Road transport players will need to prepare for the impact of more stringent sustainability regulations, as well as for the effects of increased fuel costs, and, potentially, carbon taxes. Successful players will replace their aging fleets with new, fuel-efficient vehicles to comply with regulatory requirements and to lower operating costs. To capture opportunities related to sustainability, companies can develop such offerings as green transport using electric vehicles to help customers reduce their carbon footprint.

Freight Forwarding. To prepare for a two-speed world, freight-forwarding companies in particular should develop offerings tailored to the trade flows within and among the African, Asian, and Latin American markets. The growth of these trade flows will help offset stagnating trade in developed markets. Freight-forwarding players also need to build a strong presence in attractive markets, such as RDEs, identify the fast-growing companies early on, and prepare to win their business, as these up-and-comers represent the next wave of global challengers and large-scale customers. Competitive cost bases and aggressive expansion plans will be essential for success in this effort. In addition, ensuring access to infrastructure in congested regions will be critical to prospering in the face of urbanization and overall infrastructure scarcity.

Contract Logistics. To address the increasingly complex city logistics resulting from urbanization, contract logistics players, like road transport companies, can offer hub services for efficient operations in cities. To respond to infrastructure congestion, contract logistics players can invest in and control critical infrastructure points, which will allow them to offer services at a price premium in some markets. Contract logistics providers can also invest in their own manufacturing facilities (such as for outsourcing the final assembly of products) and their own infrastructure to benefit from the congestion in megacities and the scarcity of infrastructure overall.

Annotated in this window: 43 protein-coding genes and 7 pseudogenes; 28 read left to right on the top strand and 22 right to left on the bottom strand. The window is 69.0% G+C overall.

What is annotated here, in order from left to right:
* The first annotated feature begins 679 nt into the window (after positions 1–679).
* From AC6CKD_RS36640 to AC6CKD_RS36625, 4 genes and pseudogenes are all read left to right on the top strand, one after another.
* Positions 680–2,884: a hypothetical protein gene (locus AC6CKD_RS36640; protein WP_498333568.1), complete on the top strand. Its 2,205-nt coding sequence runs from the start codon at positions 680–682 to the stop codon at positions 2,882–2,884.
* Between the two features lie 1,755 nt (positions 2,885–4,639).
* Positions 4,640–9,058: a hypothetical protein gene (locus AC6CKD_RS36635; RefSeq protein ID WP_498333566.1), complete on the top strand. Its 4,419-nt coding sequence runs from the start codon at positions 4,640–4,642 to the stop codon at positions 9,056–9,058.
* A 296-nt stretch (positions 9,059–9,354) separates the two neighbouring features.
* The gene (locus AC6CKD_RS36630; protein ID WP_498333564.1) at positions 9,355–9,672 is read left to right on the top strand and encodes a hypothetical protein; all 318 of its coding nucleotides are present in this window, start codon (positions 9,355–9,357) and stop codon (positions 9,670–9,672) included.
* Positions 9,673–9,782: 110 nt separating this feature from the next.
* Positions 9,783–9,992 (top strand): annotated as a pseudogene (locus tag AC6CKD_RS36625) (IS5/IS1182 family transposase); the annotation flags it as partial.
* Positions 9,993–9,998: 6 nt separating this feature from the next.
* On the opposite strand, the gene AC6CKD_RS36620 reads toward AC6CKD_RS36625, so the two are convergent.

E-commerce also presents opportunities for contract logistics providers. As small e-commerce players proliferate, there will be greater demand for fulfillment offerings, such as product distribution, reverse logistics (that is, transporting returned products back to the seller), and value-added services (for example, repackaging and payment processing). Proprietary logistics expertise will allow leading players to offer know-how and unique value-added services to customers. As providers integrate their expertise and offerings into customers’ supply chains, a broader array of opportunities will arise.

Which companies will be leaders in the T&L industry a decade from now? Those that start preparing for change today. By proactively addressing the opportunities created by these megatrends and avoiding losing ground to new players, incumbents can emerge as winners in the long term.